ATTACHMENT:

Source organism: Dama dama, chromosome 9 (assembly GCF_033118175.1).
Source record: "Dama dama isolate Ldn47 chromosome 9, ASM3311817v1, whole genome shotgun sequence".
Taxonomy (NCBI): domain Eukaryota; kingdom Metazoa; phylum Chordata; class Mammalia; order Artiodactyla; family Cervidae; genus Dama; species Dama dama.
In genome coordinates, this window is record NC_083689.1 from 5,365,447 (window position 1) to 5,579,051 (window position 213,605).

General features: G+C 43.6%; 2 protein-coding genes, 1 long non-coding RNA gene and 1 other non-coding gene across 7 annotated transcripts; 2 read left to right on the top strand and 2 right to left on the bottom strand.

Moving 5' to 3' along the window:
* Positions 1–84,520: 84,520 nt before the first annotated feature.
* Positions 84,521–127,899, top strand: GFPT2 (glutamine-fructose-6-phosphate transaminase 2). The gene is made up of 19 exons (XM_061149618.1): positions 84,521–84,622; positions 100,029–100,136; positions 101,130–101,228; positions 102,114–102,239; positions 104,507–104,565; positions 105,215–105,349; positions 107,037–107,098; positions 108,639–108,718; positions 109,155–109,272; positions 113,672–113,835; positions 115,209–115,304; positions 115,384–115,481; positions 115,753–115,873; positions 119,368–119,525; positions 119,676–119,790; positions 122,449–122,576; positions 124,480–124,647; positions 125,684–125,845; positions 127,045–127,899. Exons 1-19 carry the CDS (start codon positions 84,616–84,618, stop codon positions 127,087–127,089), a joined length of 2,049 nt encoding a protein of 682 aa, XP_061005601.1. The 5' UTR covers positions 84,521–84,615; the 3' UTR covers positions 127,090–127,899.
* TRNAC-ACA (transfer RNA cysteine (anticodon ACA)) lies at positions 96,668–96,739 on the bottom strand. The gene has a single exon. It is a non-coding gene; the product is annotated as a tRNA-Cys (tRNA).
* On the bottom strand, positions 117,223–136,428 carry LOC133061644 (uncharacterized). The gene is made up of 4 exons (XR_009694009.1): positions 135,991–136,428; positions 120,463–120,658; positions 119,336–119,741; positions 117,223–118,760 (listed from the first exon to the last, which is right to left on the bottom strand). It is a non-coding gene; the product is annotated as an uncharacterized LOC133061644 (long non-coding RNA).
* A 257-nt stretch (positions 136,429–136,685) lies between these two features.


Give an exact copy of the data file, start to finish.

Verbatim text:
Source organism: Dama dama, chromosome 9 (assembly GCF_033118175.1).
Source record: "Dama dama isolate Ldn47 chromosome 9, ASM3311817v1, whole genome shotgun sequence".
Taxonomy (NCBI): domain Eukaryota; kingdom Metazoa; phylum Chordata; class Mammalia; order Artiodactyla; family Cervidae; genus Dama; species Dama dama.
In genome coordinates, this window is record NC_083689.1 from 5,365,447 (window position 1) to 5,579,051 (window position 213,605).

General features: G+C 43.6%; 2 protein-coding genes, 1 long non-coding RNA gene and 1 other non-coding gene across 7 annotated transcripts; 2 read left to right on the top strand and 2 right to left on the bottom strand.

Moving 5' to 3' along the window:
* Positions 1–84,520: 84,520 nt before the first annotated feature.
* Positions 84,521–127,899, top strand: GFPT2 (glutamine-fructose-6-phosphate transaminase 2). The gene is made up of 19 exons (XM_061149618.1): positions 84,521–84,622; positions 100,029–100,136; positions 101,130–101,228; positions 102,114–102,239; positions 104,507–104,565; positions 105,215–105,349; positions 107,037–107,098; positions 108,639–108,718; positions 109,155–109,272; positions 113,672–113,835; positions 115,209–115,304; positions 115,384–115,481; positions 115,753–115,873; positions 119,368–119,525; positions 119,676–119,790; positions 122,449–122,576; positions 124,480–124,647; positions 125,684–125,845; positions 127,045–127,899. Exons 1-19 carry the CDS (start codon positions 84,616–84,618, stop codon positions 127,087–127,089), a joined length of 2,049 nt encoding a protein of 682 aa, XP_061005601.1. The 5' UTR covers positions 84,521–84,615; the 3' UTR covers positions 127,090–127,899.
* TRNAC-ACA (transfer RNA cysteine (anticodon ACA)) lies at positions 96,668–96,739 on the bottom strand. The gene has a single exon. It is a non-coding gene; the product is annotated as a tRNA-Cys (tRNA).
* On the bottom strand, positions 117,223–136,428 carry LOC133061644 (uncharacterized). The gene is made up of 4 exons (XR_009694009.1): positions 135,991–136,428; positions 120,463–120,658; positions 119,336–119,741; positions 117,223–118,760 (listed from the first exon to the last, which is right to left on the bottom strand). It is a non-coding gene; the product is annotated as an uncharacterized LOC133061644 (long non-coding RNA).
* A 257-nt stretch (positions 136,429–136,685) lies between these two features.